The History of Valentine’s Day


Here we take a look at the history of Valentine’s Day; where did it come from, how has it developed over the years and what is the meaning?

Traditionally, February 14th is celebrated as St. Valentine’s Day in many western countries, as a day when lovers exchange greetings and gifts. Historians suggest that there is more than one St. Valentine, the patron saint of love. The possible two men called Valentine, a popular name at the time, died between the 3rd and 5th centuries. As few records exist from that era, they could be referring to the same man of the cloth from Rome who was martyred by the Roman Catholic Church.

Charles, the French Duke of Orleans, is thought to have been the first person to send poetry to a loved one, to his wife, while he was imprisoned in England during the Battle of Agincourt in 1215. Whilst St. Valentine has been celebrated throughout history, Valentine’s Day is thought to have been invented by the medieval English poet, Geoffrey Chaucer, who wrote a poem in 1375 referring to February 14th as the day birds (and humans) come together to find a mate. The date of mid-February has also been recognised as the start of the pagan festival of Lupercalia, an Ancient Roman fertility festival.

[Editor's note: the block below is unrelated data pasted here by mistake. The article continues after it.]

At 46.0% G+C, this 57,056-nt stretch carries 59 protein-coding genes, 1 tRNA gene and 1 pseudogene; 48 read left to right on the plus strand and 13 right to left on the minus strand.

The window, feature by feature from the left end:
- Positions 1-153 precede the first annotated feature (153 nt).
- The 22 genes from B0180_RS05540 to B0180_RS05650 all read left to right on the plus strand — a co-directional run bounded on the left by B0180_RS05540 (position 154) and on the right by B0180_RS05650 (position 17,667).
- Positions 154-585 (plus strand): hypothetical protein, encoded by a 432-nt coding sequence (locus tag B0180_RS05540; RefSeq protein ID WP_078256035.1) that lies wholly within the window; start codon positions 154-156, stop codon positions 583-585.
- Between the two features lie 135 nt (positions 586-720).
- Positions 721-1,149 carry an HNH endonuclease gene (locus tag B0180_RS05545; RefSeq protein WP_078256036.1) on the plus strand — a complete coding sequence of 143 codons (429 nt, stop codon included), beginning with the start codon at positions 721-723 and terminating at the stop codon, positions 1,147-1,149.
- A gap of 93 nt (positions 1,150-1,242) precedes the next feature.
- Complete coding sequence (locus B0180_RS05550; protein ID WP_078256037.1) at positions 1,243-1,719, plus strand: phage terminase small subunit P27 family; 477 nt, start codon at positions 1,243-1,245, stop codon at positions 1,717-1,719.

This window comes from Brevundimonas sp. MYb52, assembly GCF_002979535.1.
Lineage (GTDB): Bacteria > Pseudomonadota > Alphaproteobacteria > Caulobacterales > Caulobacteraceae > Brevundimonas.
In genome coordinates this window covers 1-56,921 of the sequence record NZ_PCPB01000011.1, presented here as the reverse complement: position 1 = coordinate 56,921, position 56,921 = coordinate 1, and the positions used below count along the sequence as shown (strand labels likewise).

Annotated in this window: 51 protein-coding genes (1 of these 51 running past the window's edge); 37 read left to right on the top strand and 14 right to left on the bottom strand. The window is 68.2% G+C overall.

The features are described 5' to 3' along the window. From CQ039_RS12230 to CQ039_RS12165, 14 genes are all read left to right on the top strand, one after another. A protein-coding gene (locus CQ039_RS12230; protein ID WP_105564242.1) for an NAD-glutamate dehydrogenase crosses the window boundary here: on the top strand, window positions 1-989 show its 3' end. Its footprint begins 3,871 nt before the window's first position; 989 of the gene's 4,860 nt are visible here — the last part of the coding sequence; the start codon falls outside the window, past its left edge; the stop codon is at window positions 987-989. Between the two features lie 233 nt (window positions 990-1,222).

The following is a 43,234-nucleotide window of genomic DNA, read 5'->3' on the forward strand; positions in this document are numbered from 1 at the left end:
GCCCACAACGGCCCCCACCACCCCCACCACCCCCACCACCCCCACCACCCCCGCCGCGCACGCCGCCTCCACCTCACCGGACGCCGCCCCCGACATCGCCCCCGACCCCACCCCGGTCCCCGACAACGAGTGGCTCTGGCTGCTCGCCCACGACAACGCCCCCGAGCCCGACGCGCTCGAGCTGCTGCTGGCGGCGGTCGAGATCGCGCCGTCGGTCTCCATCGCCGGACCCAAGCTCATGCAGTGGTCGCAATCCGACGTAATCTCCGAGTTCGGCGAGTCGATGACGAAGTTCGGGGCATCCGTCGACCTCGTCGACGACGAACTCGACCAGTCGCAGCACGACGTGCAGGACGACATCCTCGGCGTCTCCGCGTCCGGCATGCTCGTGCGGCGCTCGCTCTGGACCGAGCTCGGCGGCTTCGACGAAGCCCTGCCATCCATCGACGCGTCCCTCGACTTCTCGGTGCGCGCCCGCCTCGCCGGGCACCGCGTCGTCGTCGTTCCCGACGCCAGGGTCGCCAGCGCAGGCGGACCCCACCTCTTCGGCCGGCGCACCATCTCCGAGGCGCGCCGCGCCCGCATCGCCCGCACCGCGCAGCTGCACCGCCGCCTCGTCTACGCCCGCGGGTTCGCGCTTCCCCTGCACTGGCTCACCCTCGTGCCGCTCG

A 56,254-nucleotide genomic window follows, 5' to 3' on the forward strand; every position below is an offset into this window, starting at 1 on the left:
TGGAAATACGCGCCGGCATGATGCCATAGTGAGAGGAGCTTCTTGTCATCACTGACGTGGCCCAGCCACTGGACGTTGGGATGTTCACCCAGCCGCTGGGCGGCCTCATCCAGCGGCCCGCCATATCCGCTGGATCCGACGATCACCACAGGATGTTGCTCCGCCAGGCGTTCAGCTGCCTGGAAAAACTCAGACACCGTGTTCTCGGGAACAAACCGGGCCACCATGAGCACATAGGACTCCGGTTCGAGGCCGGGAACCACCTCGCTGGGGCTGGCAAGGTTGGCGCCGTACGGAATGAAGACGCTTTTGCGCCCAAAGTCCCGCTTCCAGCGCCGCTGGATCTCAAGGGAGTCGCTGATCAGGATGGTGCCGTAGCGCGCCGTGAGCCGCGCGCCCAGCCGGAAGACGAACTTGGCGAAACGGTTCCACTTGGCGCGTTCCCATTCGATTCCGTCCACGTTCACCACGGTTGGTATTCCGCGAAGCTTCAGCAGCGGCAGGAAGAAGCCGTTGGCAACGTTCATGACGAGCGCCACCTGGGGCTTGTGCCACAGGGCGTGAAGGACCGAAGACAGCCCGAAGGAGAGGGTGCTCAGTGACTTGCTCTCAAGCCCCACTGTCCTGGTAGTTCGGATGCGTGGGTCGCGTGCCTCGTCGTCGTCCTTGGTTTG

Cupid, a popular symbol of love, is thought to have been inspired by the Roman God Eros, and recognised as the cherub we still know today, in the 4th century.

In the early 19th century, the first commercial Valentine’s Day cards were sent in England. Almost fifty years later the cards were manufactured in the United States, with mass production taking off in the early 20th century for the emerging middle class to send cards to their loved ones.

John Cadbury, founder of the chocolate company Cadbury’s, created the first heart-shaped box of chocolates in 1861, and people have been sending chocolate as a gift for their Valentine since then.

In 1969 the Catholic Church removed St. Valentine from its calendar of feast days because so little is known about him, however he remains recognised as a saint.

Valentine’s Day has now expanded to express love and affection between family and friends, and in appreciation of love for yourself. February 14th is still one of the most popular days in the year for proposals of marriage to be made.